You may wonder how remote access is securely achieved by companies such as Leica (take a look here for news last week on the latest U.S FDA recommendations for manufacturers of healthcare systems), well Axeda agents are “firewall friendly”, meaning that communications are always HTTPS initiated by the agent, so your customers never need to have IT open ports, change firewall rules, use modems or VPNs for communication, all of which can create security risks by potentially enabling intruders to gain access to sensitive patient data. 

I have a few more words to say on the healthcare subject next time, but if you would like to read more about what Leica is doing, we have a case study here that you can take a look at.

Topics: M2M, Axeda Customer, Healthcare

M2M in the Wild: Real World Examples - Part 1

Posted by Ian Lee

Jun 10, 2013 1:19:00 PM

A recent article in Wired magazine talking about the Internet of Things prompted me to think of some of the Axeda customers, and how they use connected devices. Machine-to-Machine or M2M is seen by some as new and emerging, but it has been around in some form or other for a long time, one of the earliest being during World War 2 as Identify Friend or Foe (IFF) sensors to identify aircraft, or other vehicles as friendly (or not) and to determine their bearing and range from the interrogator.

But things have on a bit since the 1940’s, so what are people doing with M2M applications now? I’m fairly new to this whole industry, so you pundits and gurus who have been in the industry for many years (we have a lot of them here at Axeda!) may want to walk away now, and just get a cup of coffee instead… because I just want to step back for a minute before we get to a use-case, and discuss exactly what (I think) M2M means, and how it may impact your organization.

The first thing you need is of course… a thing… yep, the thing you actually want to talk to… as an example, I am going to borrow from Dr. John Barrett, Head of Academic Studies at the Nimbus Centre for Embedded Systems Research at Cork Institute of Technology, who gave a good example in a recent TED talk.

m2m chairSay we have a chair, and we want to know who has been sitting on that chair. We first need to give our chair a Unique Identifier, so that we know that we are dealing with that specific chair out of all the other chairs in our universe.  Then we need to connect it to the outside world, so we can add a wireless device to it, then we can add pressure sensors, so that we know when it has been sat in. And finally, we can embed some other circuitry to it, so that we are able to control it whether that is robotically controlling the seat height, or activate the wireless SIM card.

The basics hold true for any device,

  • Identify
  • Communicate
  • Sense
  • Control

But once you have this great device, already connected and managed, how are you going to innovate, what new and clever thing can you do with your device now you have remote access to it?  Well, you can monitor its environment, you can use it to populate search results when you are looking for your inventory (think fleet management, food shipments etc.) or you can come up with some very cool value add for your customers that you didn’t even consider before you had a connected device. And of course, a lot of customers are still just using connected devices to perform remote service or preventative maintenance on systems, providing cost savings and improved utilization of their field repair staff.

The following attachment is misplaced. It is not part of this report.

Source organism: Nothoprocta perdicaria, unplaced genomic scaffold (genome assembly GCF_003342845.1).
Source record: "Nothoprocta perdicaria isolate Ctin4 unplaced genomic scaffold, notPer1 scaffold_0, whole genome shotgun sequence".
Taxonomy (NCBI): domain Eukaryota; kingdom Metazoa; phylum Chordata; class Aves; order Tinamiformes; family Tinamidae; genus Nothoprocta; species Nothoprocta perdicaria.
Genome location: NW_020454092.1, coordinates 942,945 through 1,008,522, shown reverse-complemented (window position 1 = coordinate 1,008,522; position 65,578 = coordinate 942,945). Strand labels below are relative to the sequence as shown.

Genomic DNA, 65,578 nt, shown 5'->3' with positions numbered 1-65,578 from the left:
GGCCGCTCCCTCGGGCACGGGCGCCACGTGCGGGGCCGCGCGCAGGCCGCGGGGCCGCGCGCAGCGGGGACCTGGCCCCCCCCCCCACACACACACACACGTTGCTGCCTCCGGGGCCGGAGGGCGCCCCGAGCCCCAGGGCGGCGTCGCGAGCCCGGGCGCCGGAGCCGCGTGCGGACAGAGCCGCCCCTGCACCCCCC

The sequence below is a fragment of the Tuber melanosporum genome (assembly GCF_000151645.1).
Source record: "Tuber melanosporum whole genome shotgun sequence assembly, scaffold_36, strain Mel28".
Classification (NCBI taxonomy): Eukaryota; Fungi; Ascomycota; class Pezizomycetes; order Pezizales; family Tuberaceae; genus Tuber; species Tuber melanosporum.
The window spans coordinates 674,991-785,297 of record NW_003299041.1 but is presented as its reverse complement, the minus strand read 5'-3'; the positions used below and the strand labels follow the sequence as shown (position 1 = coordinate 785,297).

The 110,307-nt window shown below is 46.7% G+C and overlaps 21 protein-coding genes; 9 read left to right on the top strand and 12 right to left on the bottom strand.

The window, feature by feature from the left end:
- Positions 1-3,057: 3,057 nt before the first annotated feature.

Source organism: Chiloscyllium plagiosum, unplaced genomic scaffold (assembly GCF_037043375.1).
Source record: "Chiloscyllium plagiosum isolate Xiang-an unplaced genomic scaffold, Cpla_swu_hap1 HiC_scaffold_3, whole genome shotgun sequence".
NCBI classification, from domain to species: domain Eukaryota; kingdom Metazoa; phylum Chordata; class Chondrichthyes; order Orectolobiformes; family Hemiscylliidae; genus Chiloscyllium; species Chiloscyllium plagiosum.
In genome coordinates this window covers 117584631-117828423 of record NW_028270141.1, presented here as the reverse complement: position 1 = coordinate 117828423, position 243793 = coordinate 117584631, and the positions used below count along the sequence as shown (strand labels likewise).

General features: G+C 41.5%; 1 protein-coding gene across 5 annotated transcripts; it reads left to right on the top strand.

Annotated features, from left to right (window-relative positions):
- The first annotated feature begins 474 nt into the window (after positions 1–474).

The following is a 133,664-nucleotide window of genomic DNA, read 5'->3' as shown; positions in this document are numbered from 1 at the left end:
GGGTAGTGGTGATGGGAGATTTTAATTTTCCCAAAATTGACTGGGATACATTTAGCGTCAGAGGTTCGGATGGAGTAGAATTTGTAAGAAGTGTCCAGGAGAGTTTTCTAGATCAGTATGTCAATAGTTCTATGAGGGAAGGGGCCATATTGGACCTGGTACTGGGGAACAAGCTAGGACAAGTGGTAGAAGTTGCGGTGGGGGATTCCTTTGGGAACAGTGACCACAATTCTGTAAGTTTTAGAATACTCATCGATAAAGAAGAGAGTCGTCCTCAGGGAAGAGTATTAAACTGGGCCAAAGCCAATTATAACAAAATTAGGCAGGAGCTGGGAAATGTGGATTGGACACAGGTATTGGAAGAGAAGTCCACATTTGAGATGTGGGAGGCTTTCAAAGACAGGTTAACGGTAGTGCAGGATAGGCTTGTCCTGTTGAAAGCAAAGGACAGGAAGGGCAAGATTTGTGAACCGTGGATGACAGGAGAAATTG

So in this blog series, I am going to highlight some of our customers, and the way in which they use connected products. And first one up is Diebold, Incorporated, who, over their 150 years have brought together a combination of innovation, expertise and quality service to become a global leader in providing integrated self-service solutions, security systems and services.

Diebold had the challenge of implementing a remote monitoring and diagnostic capability into a new line of ATMs, to enable them to reduce field service visits and minimize system downtimes. Because of the trend to a more software-driven self-service terminal, the company sought to remotely service its ATMs over the Internet, and of course given the sensitive nature of cash-dispensing ATMs, the solution need to be both proven and secure.

By embracing a connected solution, the ATMs are enabled to deliver high-quality remote services with built-in data-capture technology. This feature carefully stores pertinent information about a device’s performance for quick access. In addition, Diebold’s remote support operators are also directly alerted when an ATM problem occurs, and can begin resolving the problem immediately by viewing a mirror image of the module. This provides a level of information that allows for an in-depth analysis of ATM status messages before a technician arrives on site. And when the technician arrives, he then has a precise knowledge about that particular machine which in-turn increases the first-time-fix ratio.

If you want to read more about what Diebold is doing, you can read the case study here. And next time, I will delve into a customer or two in the medical device environment.

Topics: M2M, Internet of Things, Diebold, Axeda Customer